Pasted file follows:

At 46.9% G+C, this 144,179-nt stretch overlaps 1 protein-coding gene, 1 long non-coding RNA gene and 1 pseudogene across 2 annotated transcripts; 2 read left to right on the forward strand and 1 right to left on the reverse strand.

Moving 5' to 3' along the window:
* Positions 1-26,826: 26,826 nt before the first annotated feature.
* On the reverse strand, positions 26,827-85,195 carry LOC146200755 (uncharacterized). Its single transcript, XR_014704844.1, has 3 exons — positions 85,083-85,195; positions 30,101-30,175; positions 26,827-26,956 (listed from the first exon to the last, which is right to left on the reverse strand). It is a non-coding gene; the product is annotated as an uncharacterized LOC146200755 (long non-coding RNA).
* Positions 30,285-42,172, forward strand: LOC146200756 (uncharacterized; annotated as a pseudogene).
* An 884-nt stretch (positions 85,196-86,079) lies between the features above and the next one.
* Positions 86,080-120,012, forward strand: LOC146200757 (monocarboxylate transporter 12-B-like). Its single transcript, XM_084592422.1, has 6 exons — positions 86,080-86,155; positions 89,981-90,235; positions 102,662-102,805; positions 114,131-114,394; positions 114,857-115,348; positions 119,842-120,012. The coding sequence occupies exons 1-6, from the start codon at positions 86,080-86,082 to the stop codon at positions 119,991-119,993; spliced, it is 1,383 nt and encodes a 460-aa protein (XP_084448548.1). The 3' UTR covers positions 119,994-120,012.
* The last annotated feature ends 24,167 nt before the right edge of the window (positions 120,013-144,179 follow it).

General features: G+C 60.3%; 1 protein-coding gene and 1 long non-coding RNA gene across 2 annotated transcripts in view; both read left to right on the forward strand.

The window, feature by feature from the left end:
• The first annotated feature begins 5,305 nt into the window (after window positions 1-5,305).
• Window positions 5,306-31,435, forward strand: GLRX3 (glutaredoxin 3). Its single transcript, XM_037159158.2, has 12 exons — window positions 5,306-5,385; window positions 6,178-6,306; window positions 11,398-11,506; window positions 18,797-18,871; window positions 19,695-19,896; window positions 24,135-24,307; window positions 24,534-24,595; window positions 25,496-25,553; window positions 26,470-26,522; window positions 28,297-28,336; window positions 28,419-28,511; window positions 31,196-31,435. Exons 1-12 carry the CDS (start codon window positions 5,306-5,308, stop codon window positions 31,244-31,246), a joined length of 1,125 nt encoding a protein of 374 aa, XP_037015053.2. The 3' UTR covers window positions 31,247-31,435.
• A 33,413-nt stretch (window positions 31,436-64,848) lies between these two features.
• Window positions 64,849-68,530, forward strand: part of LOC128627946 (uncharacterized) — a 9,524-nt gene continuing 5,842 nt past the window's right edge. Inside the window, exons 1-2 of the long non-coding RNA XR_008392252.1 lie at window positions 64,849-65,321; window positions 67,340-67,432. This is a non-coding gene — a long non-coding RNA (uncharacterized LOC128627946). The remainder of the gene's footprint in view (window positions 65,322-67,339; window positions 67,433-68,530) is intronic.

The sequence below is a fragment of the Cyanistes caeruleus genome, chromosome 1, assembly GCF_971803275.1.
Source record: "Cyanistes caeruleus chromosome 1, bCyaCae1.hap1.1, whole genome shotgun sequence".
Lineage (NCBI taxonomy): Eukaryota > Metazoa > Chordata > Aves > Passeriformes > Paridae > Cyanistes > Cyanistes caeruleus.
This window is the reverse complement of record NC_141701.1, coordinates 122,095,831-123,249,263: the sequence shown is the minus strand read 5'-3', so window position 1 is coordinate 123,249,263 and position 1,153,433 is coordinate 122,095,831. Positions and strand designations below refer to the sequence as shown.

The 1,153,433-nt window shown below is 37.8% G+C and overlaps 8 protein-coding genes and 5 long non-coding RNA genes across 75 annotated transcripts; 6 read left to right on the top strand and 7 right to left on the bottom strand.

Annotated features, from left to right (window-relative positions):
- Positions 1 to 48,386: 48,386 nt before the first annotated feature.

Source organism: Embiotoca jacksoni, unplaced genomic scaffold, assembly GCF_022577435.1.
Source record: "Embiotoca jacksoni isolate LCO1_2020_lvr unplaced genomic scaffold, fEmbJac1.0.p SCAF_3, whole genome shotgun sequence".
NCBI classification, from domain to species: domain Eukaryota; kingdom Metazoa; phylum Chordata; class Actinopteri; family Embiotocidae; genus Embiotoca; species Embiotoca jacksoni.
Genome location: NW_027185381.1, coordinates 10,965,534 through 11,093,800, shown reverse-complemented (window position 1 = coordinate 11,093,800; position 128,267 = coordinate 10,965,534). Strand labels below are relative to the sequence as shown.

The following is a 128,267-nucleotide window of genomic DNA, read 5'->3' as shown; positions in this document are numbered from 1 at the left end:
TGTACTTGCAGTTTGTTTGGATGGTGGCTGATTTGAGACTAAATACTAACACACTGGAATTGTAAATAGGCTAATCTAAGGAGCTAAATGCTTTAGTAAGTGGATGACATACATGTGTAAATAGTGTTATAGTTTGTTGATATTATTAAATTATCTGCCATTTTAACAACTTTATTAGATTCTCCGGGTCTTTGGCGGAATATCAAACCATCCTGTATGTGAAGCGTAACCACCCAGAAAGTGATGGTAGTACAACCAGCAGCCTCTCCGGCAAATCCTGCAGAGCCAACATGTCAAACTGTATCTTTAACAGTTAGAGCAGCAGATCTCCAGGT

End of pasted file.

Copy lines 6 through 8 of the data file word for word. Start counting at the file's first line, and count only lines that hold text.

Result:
* An 884-nt stretch (positions 85,196-86,079) lies between the features above and the next one.
* Positions 86,080-120,012, forward strand: LOC146200757 (monocarboxylate transporter 12-B-like). Its single transcript, XM_084592422.1, has 6 exons — positions 86,080-86,155; positions 89,981-90,235; positions 102,662-102,805; positions 114,131-114,394; positions 114,857-115,348; positions 119,842-120,012. The coding sequence occupies exons 1-6, from the start codon at positions 86,080-86,082 to the stop codon at positions 119,991-119,993; spliced, it is 1,383 nt and encodes a 460-aa protein (XP_084448548.1). The 3' UTR covers positions 119,994-120,012.
* The last annotated feature ends 24,167 nt before the right edge of the window (positions 120,013-144,179 follow it).